Skip to main content Skip to footer

A Garden to Dye For

Greater biodiversity, more vibrant colors, taking the time to slow down—there are myriad benefits to growing plants for natural dyes. In this post, Resident Artisan Liz O'Brien writes about growing a garden to dye for. 

Posted on February 21, 2024
by Liz O'Brien

Just last week, I was fortunate to tag team with the Northwoods Fiber Guild to give an evening talk about the North House natural dye garden as well as growing dye plants on the North Shore in general. If you were present, you’d have learned that even though our growing season is relatively short, there is no shortage of plants to grow that are powerhouses of pigment. 

For the gardeners and textile enthusiasts out there, setting out to grow one’s own color probably seems like a no-brainer. For those less inclined, you might be wondering why bother when you could easily purchase ready-made dyes and extracts. 

Liz’s community garden plot, summer 2023

One of the most obvious reasons for growing a dye garden is that it provides a steady source of color to work with throughout the seasons. Many dye plants are easy to grow, they add biodiversity to existing gardens, and they work well as companion plants to deter pests and improve the well-being of neighboring plants. Natural dyes also have a few advantages over chemical dyes in that they are biodegradable, renewable, and non-toxic, making them generally safer to use overall in addition to a lower environmental impact. 

Hopi Black Sunflower

Before I can tell you why I wanted to plant my own dye flowers (which was for all of the aforementioned reasons), I have to answer the question of why I am drawn to natural dyes in the first place. One large part of this answer is because of the inherent slowness of the whole process that is natural dyeing.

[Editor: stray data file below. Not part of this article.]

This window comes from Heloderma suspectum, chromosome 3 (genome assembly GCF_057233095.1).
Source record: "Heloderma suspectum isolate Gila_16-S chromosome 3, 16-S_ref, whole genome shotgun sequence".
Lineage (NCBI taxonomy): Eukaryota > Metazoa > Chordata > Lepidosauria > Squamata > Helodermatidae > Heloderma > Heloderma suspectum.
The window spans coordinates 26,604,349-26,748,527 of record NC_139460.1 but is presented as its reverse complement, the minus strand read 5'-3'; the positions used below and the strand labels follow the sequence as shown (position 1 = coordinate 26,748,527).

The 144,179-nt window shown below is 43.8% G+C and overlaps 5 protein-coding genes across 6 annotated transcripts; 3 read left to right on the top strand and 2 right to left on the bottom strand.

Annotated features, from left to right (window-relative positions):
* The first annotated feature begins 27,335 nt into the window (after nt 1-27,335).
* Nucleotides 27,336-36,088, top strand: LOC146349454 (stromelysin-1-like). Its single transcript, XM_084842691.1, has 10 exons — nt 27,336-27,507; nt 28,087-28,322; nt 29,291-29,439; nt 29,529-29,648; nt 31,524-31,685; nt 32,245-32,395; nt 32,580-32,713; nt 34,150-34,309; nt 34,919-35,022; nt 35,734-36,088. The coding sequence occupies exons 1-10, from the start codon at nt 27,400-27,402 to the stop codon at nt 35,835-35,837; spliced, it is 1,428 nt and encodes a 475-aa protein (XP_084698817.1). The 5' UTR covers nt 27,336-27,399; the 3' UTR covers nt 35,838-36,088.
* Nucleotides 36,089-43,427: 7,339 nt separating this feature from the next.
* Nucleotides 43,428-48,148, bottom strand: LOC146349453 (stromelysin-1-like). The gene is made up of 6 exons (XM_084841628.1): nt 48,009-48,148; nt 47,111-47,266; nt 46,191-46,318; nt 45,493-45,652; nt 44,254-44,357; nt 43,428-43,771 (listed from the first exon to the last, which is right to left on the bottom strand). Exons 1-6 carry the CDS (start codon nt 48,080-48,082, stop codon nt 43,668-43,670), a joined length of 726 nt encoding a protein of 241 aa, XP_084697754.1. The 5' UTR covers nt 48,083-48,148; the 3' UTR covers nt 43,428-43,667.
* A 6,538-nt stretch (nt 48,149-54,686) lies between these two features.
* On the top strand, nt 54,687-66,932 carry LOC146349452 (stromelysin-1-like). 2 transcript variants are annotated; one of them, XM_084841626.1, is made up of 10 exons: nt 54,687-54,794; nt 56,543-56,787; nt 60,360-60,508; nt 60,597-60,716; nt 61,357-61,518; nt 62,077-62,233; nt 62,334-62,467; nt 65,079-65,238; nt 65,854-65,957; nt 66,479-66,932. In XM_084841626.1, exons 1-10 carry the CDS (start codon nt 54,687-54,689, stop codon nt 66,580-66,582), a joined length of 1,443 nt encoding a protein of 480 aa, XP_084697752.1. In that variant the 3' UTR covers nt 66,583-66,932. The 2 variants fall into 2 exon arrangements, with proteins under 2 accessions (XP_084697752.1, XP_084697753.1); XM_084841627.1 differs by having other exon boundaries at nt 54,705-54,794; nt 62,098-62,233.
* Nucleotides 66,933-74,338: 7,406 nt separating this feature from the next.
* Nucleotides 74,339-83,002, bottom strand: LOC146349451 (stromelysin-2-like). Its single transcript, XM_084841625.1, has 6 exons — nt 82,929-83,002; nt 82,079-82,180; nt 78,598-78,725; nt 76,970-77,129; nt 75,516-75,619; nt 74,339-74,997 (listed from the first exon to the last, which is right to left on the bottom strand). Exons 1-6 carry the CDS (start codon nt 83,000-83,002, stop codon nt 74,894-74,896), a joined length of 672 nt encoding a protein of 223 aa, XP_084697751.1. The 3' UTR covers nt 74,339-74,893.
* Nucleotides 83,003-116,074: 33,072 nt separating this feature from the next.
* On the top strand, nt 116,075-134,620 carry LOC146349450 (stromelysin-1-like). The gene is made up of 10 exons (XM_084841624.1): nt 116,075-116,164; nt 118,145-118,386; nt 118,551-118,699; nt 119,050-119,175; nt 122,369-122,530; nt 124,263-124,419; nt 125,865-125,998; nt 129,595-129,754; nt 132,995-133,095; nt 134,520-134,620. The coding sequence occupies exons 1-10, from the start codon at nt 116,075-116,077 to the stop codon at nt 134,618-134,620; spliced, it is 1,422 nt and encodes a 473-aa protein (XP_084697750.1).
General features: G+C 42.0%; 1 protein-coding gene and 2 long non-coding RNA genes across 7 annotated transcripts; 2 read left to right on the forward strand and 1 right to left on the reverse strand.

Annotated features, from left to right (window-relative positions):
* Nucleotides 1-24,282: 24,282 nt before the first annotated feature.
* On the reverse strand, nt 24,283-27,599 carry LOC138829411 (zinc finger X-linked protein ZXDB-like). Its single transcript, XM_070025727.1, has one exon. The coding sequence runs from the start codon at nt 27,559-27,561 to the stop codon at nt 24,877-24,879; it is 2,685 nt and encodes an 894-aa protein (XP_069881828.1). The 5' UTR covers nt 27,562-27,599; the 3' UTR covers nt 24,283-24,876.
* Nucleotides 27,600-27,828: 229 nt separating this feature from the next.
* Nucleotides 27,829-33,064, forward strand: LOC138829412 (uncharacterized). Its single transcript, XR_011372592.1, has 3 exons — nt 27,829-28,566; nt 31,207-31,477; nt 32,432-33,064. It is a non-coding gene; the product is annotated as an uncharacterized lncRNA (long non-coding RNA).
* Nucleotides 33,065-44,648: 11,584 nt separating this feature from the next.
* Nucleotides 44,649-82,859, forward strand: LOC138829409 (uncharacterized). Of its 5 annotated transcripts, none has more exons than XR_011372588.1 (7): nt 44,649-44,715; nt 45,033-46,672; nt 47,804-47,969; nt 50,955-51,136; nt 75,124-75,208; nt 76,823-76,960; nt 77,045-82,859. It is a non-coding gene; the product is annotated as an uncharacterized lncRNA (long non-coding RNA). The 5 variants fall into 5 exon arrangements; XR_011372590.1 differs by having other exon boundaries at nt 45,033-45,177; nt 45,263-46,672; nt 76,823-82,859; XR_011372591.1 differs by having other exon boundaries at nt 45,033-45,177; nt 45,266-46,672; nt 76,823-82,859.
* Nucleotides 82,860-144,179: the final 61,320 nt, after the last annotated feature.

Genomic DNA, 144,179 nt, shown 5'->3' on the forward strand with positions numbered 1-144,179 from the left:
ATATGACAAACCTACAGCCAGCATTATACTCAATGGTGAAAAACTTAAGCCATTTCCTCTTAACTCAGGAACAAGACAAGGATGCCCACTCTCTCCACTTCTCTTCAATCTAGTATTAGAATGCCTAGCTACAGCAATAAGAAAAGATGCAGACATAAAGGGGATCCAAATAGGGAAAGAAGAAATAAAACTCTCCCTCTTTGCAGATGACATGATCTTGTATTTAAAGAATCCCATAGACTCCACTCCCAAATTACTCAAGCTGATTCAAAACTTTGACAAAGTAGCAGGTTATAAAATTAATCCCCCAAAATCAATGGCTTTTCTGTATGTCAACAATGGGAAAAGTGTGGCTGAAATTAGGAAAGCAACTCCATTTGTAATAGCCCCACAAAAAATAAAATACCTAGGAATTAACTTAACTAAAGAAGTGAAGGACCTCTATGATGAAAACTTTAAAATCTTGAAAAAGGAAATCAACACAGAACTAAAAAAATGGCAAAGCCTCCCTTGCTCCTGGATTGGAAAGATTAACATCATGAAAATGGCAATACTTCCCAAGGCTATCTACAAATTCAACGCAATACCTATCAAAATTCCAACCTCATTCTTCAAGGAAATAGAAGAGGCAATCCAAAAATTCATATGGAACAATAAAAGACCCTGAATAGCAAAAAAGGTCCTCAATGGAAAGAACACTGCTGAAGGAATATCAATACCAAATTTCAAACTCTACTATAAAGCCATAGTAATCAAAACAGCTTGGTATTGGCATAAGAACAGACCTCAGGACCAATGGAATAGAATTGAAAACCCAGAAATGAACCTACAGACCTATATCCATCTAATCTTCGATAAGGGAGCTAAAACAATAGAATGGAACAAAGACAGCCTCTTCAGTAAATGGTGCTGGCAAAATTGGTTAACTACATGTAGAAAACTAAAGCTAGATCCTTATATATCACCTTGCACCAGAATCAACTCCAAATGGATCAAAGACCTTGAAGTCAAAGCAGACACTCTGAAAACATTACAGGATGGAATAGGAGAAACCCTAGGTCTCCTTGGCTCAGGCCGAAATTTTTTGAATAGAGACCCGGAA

Hopi Black Sunflower seeds

Another large part is because I’m drawn to the vibrancy of natural dyes compared to the relatively flat quality of synthetic dyes. The range of yellows found in a Crayola crayon box is minimal compared to what can be found in the natural world. I learned later that this particular quality of natural dyes is because plants and insects have several chromophores (aka color molecules) that make up the colors we see, giving them a unique luminous quality, whereas synthetic dyes contain only one or two color molecules in comparison. 

Dyer’s Coreopsis and Dyer’s Chamomile from Liz’s garden plot

So, when I first set out to plant my own color, it was largely out of a desire to keep learning and experimenting with color, in addition to furthering my connection with the process as a whole. I had already been spending countless hours foraging in the woods and using the extracts of plants and flowers that were commonly grown in gardens, so growing my color seemed a natural next step to take. I was also working towards a shift in my dye practice to mainly use dyes that I’d either foraged or grown myself. A few years ago, I finally purchased my first dye plant-specific seed packets—Dyer’s chamomile and Hopi Black Sunflowers—and I’ve been planting and nurturing these and many others since. Some other dye flowers I’ve since added to the mix (and ones that are easy to cultivate) include marigolds, cosmos, and dyer’s coreopsis. 

Basket of harvested scabiosa, marigolds, indigo and coreopsis 

Now, during these later winter months when the ground is (typically) bathed in white, I often find myself beginning to feel starved of the abundance of color in our short and sweet summer. And even though the days are getting longer, it is still much too early to begin starting seeds. Instead, I look toward warmer days and settle in for daydreaming and sketching out ideas for what I hope to grow in my community garden plot in anticipation of the coming growing season. 

Plans for 2024’s community garden plot

If you have an interest in starting your own dye garden, the following are a few I’ve purchased seeds from as well as other sources for seeds: 


North House offers natural dye classes throughout the year, including classes with Liz in the summer of 2024. Find all Fiber Arts courses, including natural dye courses, here